How could a disagreement over a public health measure have escalated to the federal government invoking the Emergencies Act? We may need to look back, beyond the day when the World Health Organization declared COVID-19 a pandemic, for an explanation. The roots of the ‘Freedom Convoy’ protests reach back to the early 1980s when governments in non-communist countries decided to embrace a 19th century economic philosophy supplanting money values for life values. The theory holds that tax breaks and benefits for corporations and the wealthy will (eventually) trickle down to benefit the rest of us. British Prime Minister Thatcher reasoned that “There is no such thing [as society]! There are individual men and women and there are families and no government can do anything except through people and people look to themselves first.”
A society has two sides: economic and social. Economics is concerned with visceral survival, politics with social survival. The struggle between economic and social interests is a struggle that distinguishes the human animal from all other species. That struggle had progressed to a stage where labour and capital agreed to pool their respective strengths by forming unions and corporations. These two parties negotiated society’s economic interests. Society’s social interests were debated and negotiated by democratically accountable governments. Benefits we take for granted today, e.g. education, health care, old age pensions, and unemployment relief – paid for by people and corporations for their common benefit – grew out of this arrangement.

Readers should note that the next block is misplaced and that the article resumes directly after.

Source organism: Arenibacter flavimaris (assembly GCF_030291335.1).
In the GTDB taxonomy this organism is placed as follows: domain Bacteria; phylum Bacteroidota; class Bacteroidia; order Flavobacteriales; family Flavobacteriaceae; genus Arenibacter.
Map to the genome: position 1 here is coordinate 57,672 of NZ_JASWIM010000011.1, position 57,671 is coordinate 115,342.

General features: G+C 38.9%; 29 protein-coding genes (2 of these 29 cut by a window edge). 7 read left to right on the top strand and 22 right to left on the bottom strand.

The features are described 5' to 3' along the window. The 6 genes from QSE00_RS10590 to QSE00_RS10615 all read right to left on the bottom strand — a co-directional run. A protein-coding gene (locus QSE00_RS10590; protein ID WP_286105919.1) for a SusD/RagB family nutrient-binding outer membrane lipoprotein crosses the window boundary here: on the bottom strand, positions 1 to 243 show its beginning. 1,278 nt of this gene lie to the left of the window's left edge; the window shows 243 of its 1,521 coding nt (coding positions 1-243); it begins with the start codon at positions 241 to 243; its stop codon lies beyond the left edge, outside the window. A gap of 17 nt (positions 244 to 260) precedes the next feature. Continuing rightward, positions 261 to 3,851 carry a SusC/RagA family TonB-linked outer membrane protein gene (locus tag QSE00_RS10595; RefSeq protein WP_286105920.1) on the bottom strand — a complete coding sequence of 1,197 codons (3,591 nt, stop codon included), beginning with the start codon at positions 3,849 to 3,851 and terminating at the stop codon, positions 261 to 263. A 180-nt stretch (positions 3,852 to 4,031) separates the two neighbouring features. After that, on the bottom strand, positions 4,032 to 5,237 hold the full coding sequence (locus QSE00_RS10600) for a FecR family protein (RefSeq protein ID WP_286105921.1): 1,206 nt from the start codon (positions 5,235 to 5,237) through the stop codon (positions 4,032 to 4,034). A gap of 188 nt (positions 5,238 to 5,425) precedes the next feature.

To implement this old economic philosophy required capital to be liberated from government regulations and union demands. It required taxes on wealth and corporations to be sharply reduced. Unions could not be allowed to impose their will on workers, and government should not stand in the way of corporations. The no-such-thing-as-society idea was an easy sell; it held the promise of rich rewards. The mantra was that in a free society everybody wins.
Deregulation and tax cuts liberated capital from social responsibility. The new gospel allowed wealth to concentrate to a point where today the gap separating the richest from the poorest gives some the capacity to finance their own space adventures while others are left to stand in line at charity-funded food banks. The upside for the economy was that it was freed of social responsibilities. The downside for society was that social rights and services for its members had to be curtailed as an increasing share of their costs now fell on individuals. The philosophy, known as neoliberalism, is that everybody and everything – capital, individuals, and nature – should look after him/her/itself.
And then, seemingly out of nowhere, along came COVID-19. The virus did not infect capital, it infected people. The pandemic’s impact forced governments to act. Stringent regulations were needed to modify people’s behaviours. After decades of deregulation, individuals (no such thing as society) found themselves to be regulated to the point where grandparents could no longer hug their grandchildren.
COVID-19 proved that society needs governments and that governments have the power to impose draconian regulations. But when capital was hit by a viral pandemic (banking crises), governments did not impose draconian regulations on the flow of capital. Big corporations were bailed out, deemed too big to fail, and tax havens remained untouchable. Neoliberalism’s greed went unpunished; people remembered. Public health mandates and measures did not cause protests to go crazy; they were the proverbial last straw.